Maybe it was because he played in the late 70s, when the Braves were relentlessly uninspiring. He also had a reputation for being surly, if memory serves.
Whatever the reason, few Braves fans seem to remember Jeff Burroughs — acquired from the Rangers for Adrian Devine, Ken Henderson, Dave May, Roger Moret, Carl Morton and $250,000 — fondly. But, for two years in particular, he was a legitimate force in the middle of the order, posting a .849 OPS in four seasons in Atlanta.
In 1977, his first as a Brave, Burroughs clubbed 41 homers, second in the NL. The following season he was second to Dave Parker in NL Offensive WAR. hitting .301. His OBP was an eye-popping .432 that year, but, unfortunately for Burroughs, getting on base wasn’t valued as much then as now.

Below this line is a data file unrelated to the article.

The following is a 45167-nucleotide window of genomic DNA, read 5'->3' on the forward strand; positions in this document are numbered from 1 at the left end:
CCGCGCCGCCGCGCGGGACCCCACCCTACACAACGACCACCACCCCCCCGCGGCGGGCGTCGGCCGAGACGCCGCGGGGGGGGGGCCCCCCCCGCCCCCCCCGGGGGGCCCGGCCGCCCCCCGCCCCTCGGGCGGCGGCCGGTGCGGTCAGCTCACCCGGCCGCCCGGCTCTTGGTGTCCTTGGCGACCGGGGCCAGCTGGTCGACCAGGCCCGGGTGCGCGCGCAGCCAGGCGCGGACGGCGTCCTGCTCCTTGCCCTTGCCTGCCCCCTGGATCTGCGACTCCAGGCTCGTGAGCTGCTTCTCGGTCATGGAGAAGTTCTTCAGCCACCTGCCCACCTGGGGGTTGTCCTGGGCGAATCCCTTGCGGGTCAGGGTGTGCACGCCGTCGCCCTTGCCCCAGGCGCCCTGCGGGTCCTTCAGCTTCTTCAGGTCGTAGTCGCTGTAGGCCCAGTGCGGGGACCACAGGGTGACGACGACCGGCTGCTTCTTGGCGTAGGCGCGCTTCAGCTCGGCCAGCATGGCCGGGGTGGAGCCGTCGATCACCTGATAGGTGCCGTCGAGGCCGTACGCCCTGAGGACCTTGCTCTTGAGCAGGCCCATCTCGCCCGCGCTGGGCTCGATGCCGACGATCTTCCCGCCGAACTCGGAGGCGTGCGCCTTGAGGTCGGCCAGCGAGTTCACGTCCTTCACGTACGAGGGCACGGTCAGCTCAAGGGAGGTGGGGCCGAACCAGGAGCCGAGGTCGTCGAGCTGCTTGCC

He was awful in ’79, batting just .224 in ’79 with a .348 slugging percentage. It wasn’t the first time Burroughs followed a terrific season with a crappy one. After winning the AL MVP the previous season as a 23-year-old, Burroughs hit just .226 with a .724 OPS in ’75.
Burroughs rebounded somewhat in 1980, though injuries limited him to 99 games. He was 29 then but would never again be an everyday player. The Braves sold low, trading him to Seattle for Carlos Diaz prior to the ’81 season.